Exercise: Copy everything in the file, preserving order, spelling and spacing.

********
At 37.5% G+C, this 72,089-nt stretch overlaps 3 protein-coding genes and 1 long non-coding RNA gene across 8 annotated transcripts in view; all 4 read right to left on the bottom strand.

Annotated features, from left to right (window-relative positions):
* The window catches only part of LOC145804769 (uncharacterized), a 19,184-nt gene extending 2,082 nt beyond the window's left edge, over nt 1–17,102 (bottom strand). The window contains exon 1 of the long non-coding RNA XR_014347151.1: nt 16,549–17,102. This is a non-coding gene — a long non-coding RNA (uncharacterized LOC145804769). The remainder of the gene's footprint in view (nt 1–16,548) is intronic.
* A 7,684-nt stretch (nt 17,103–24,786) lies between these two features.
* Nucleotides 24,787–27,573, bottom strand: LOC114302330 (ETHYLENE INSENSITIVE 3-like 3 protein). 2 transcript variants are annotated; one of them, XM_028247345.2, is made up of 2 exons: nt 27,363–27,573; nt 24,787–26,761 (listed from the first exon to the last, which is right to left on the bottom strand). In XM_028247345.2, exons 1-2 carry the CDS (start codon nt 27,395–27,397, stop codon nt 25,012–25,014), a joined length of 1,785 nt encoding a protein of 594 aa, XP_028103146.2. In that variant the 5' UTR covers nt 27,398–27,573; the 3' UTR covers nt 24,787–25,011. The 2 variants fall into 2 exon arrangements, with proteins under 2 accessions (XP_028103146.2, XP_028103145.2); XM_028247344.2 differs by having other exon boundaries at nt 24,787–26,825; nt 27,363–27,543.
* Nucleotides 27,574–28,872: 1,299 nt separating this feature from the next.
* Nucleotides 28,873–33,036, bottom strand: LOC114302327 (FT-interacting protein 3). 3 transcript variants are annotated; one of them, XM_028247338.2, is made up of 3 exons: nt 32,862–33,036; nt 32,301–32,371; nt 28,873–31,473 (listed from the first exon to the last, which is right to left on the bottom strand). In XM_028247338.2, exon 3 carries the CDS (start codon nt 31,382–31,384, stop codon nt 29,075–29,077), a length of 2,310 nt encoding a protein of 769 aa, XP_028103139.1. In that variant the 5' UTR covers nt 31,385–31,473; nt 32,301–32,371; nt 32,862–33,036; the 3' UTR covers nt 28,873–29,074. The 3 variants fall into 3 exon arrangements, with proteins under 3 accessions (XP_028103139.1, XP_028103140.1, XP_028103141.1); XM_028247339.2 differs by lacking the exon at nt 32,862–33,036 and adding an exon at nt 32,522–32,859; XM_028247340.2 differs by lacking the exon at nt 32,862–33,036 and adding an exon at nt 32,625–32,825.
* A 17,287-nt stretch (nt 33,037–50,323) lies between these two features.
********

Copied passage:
At 37.5% G+C, this 72,089-nt stretch overlaps 3 protein-coding genes and 1 long non-coding RNA gene across 8 annotated transcripts in view; all 4 read right to left on the bottom strand.

Annotated features, from left to right (window-relative positions):
* The window catches only part of LOC145804769 (uncharacterized), a 19,184-nt gene extending 2,082 nt beyond the window's left edge, over nt 1–17,102 (bottom strand). The window contains exon 1 of the long non-coding RNA XR_014347151.1: nt 16,549–17,102. This is a non-coding gene — a long non-coding RNA (uncharacterized LOC145804769). The remainder of the gene's footprint in view (nt 1–16,548) is intronic.
* A 7,684-nt stretch (nt 17,103–24,786) lies between these two features.
* Nucleotides 24,787–27,573, bottom strand: LOC114302330 (ETHYLENE INSENSITIVE 3-like 3 protein). 2 transcript variants are annotated; one of them, XM_028247345.2, is made up of 2 exons: nt 27,363–27,573; nt 24,787–26,761 (listed from the first exon to the last, which is right to left on the bottom strand). In XM_028247345.2, exons 1-2 carry the CDS (start codon nt 27,395–27,397, stop codon nt 25,012–25,014), a joined length of 1,785 nt encoding a protein of 594 aa, XP_028103146.2. In that variant the 5' UTR covers nt 27,398–27,573; the 3' UTR covers nt 24,787–25,011. The 2 variants fall into 2 exon arrangements, with proteins under 2 accessions (XP_028103146.2, XP_028103145.2); XM_028247344.2 differs by having other exon boundaries at nt 24,787–26,825; nt 27,363–27,543.
* Nucleotides 27,574–28,872: 1,299 nt separating this feature from the next.
* Nucleotides 28,873–33,036, bottom strand: LOC114302327 (FT-interacting protein 3). 3 transcript variants are annotated; one of them, XM_028247338.2, is made up of 3 exons: nt 32,862–33,036; nt 32,301–32,371; nt 28,873–31,473 (listed from the first exon to the last, which is right to left on the bottom strand). In XM_028247338.2, exon 3 carries the CDS (start codon nt 31,382–31,384, stop codon nt 29,075–29,077), a length of 2,310 nt encoding a protein of 769 aa, XP_028103139.1. In that variant the 5' UTR covers nt 31,385–31,473; nt 32,301–32,371; nt 32,862–33,036; the 3' UTR covers nt 28,873–29,074. The 3 variants fall into 3 exon arrangements, with proteins under 3 accessions (XP_028103139.1, XP_028103140.1, XP_028103141.1); XM_028247339.2 differs by lacking the exon at nt 32,862–33,036 and adding an exon at nt 32,522–32,859; XM_028247340.2 differs by lacking the exon at nt 32,862–33,036 and adding an exon at nt 32,625–32,825.
* A 17,287-nt stretch (nt 33,037–50,323) lies between these two features.